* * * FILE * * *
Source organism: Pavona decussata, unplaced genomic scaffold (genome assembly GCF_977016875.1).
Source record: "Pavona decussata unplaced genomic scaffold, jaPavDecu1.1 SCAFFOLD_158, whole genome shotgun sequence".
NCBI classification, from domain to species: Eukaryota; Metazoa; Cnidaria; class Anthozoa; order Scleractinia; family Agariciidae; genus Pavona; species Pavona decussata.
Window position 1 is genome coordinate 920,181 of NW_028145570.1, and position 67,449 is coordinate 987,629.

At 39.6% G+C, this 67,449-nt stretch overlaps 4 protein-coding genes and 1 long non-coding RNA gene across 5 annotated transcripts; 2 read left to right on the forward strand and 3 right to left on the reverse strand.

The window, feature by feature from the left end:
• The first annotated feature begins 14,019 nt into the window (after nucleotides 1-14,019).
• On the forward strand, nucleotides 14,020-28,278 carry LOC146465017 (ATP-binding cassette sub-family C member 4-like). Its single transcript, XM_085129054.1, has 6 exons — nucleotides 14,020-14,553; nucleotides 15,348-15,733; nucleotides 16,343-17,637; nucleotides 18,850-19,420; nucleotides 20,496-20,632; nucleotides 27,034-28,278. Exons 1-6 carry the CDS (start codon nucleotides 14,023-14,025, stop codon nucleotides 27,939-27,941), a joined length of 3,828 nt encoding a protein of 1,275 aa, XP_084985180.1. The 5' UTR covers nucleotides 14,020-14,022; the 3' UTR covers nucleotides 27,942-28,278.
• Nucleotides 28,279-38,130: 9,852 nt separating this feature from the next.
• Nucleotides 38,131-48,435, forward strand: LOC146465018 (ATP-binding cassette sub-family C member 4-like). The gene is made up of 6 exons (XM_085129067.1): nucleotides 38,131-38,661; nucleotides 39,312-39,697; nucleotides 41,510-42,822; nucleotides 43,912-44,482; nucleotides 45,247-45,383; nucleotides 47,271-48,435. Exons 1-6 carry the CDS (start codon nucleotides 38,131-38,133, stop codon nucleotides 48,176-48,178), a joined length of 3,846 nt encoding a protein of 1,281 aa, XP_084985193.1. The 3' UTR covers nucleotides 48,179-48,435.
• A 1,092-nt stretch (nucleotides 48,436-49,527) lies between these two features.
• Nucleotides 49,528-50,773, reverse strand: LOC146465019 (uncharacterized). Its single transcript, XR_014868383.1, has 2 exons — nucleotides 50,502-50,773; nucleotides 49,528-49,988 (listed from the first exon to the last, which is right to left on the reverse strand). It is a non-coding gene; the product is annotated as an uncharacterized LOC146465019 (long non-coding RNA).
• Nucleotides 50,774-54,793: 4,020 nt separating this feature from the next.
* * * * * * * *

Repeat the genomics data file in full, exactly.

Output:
Source organism: Pavona decussata, unplaced genomic scaffold (genome assembly GCF_977016875.1).
Source record: "Pavona decussata unplaced genomic scaffold, jaPavDecu1.1 SCAFFOLD_158, whole genome shotgun sequence".
NCBI classification, from domain to species: Eukaryota; Metazoa; Cnidaria; class Anthozoa; order Scleractinia; family Agariciidae; genus Pavona; species Pavona decussata.
Window position 1 is genome coordinate 920,181 of NW_028145570.1, and position 67,449 is coordinate 987,629.

At 39.6% G+C, this 67,449-nt stretch overlaps 4 protein-coding genes and 1 long non-coding RNA gene across 5 annotated transcripts; 2 read left to right on the forward strand and 3 right to left on the reverse strand.

The window, feature by feature from the left end:
• The first annotated feature begins 14,019 nt into the window (after nucleotides 1-14,019).
• On the forward strand, nucleotides 14,020-28,278 carry LOC146465017 (ATP-binding cassette sub-family C member 4-like). Its single transcript, XM_085129054.1, has 6 exons — nucleotides 14,020-14,553; nucleotides 15,348-15,733; nucleotides 16,343-17,637; nucleotides 18,850-19,420; nucleotides 20,496-20,632; nucleotides 27,034-28,278. Exons 1-6 carry the CDS (start codon nucleotides 14,023-14,025, stop codon nucleotides 27,939-27,941), a joined length of 3,828 nt encoding a protein of 1,275 aa, XP_084985180.1. The 5' UTR covers nucleotides 14,020-14,022; the 3' UTR covers nucleotides 27,942-28,278.
• Nucleotides 28,279-38,130: 9,852 nt separating this feature from the next.
• Nucleotides 38,131-48,435, forward strand: LOC146465018 (ATP-binding cassette sub-family C member 4-like). The gene is made up of 6 exons (XM_085129067.1): nucleotides 38,131-38,661; nucleotides 39,312-39,697; nucleotides 41,510-42,822; nucleotides 43,912-44,482; nucleotides 45,247-45,383; nucleotides 47,271-48,435. Exons 1-6 carry the CDS (start codon nucleotides 38,131-38,133, stop codon nucleotides 48,176-48,178), a joined length of 3,846 nt encoding a protein of 1,281 aa, XP_084985193.1. The 3' UTR covers nucleotides 48,179-48,435.
• A 1,092-nt stretch (nucleotides 48,436-49,527) lies between these two features.
• Nucleotides 49,528-50,773, reverse strand: LOC146465019 (uncharacterized). Its single transcript, XR_014868383.1, has 2 exons — nucleotides 50,502-50,773; nucleotides 49,528-49,988 (listed from the first exon to the last, which is right to left on the reverse strand). It is a non-coding gene; the product is annotated as an uncharacterized LOC146465019 (long non-coding RNA).
• Nucleotides 50,774-54,793: 4,020 nt separating this feature from the next.